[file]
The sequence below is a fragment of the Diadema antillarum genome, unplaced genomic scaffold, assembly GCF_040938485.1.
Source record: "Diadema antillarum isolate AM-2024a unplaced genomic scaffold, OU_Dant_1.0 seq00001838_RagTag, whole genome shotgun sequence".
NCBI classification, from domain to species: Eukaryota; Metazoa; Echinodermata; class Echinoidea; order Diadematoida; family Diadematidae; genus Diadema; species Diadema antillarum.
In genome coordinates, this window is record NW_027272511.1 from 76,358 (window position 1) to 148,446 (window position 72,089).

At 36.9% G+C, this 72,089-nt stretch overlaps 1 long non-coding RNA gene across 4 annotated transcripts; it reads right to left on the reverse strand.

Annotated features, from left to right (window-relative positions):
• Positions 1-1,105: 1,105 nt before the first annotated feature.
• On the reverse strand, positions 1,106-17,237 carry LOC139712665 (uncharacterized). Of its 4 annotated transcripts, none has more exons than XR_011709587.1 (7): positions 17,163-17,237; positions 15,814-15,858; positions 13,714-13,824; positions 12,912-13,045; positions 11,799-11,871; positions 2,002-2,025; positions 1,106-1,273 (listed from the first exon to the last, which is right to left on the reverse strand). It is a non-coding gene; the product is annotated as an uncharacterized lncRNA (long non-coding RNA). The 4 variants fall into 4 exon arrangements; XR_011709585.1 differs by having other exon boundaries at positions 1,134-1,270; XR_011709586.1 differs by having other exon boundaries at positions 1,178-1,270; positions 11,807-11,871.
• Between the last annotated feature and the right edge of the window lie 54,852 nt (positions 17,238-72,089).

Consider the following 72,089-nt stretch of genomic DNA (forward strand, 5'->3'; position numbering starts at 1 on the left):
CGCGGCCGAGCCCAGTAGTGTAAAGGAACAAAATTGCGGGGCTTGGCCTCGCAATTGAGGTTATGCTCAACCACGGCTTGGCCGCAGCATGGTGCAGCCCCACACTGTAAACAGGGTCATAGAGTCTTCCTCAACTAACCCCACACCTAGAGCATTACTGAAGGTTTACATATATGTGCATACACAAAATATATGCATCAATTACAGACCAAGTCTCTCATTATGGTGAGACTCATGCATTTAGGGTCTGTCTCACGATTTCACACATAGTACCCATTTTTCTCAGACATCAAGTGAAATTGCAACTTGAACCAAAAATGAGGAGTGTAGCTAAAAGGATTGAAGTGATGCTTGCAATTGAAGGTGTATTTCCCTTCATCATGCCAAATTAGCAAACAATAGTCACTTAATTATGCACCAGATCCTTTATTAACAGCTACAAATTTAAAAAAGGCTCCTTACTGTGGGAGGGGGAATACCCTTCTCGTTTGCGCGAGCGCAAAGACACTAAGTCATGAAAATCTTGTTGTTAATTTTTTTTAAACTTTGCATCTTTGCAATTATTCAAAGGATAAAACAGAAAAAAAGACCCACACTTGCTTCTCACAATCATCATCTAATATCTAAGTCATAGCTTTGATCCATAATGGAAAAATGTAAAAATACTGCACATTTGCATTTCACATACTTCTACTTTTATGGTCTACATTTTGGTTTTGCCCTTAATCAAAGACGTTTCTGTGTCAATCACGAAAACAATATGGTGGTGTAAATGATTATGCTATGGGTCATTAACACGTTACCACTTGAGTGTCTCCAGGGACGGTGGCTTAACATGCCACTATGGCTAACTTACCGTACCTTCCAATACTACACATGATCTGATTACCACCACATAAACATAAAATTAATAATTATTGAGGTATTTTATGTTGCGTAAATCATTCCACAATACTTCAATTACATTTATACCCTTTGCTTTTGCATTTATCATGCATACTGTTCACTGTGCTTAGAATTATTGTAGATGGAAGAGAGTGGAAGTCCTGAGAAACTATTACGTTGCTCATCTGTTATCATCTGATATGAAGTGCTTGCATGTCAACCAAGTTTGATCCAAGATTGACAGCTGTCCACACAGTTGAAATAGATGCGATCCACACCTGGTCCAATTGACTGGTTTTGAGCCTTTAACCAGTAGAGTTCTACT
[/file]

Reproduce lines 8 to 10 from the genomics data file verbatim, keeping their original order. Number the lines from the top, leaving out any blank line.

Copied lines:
• On the reverse strand, positions 1,106-17,237 carry LOC139712665 (uncharacterized). Of its 4 annotated transcripts, none has more exons than XR_011709587.1 (7): positions 17,163-17,237; positions 15,814-15,858; positions 13,714-13,824; positions 12,912-13,045; positions 11,799-11,871; positions 2,002-2,025; positions 1,106-1,273 (listed from the first exon to the last, which is right to left on the reverse strand). It is a non-coding gene; the product is annotated as an uncharacterized lncRNA (long non-coding RNA). The 4 variants fall into 4 exon arrangements; XR_011709585.1 differs by having other exon boundaries at positions 1,134-1,270; XR_011709586.1 differs by having other exon boundaries at positions 1,178-1,270; positions 11,807-11,871.
• Between the last annotated feature and the right edge of the window lie 54,852 nt (positions 17,238-72,089).

Consider the following 72,089-nt stretch of genomic DNA (forward strand, 5'->3'; position numbering starts at 1 on the left):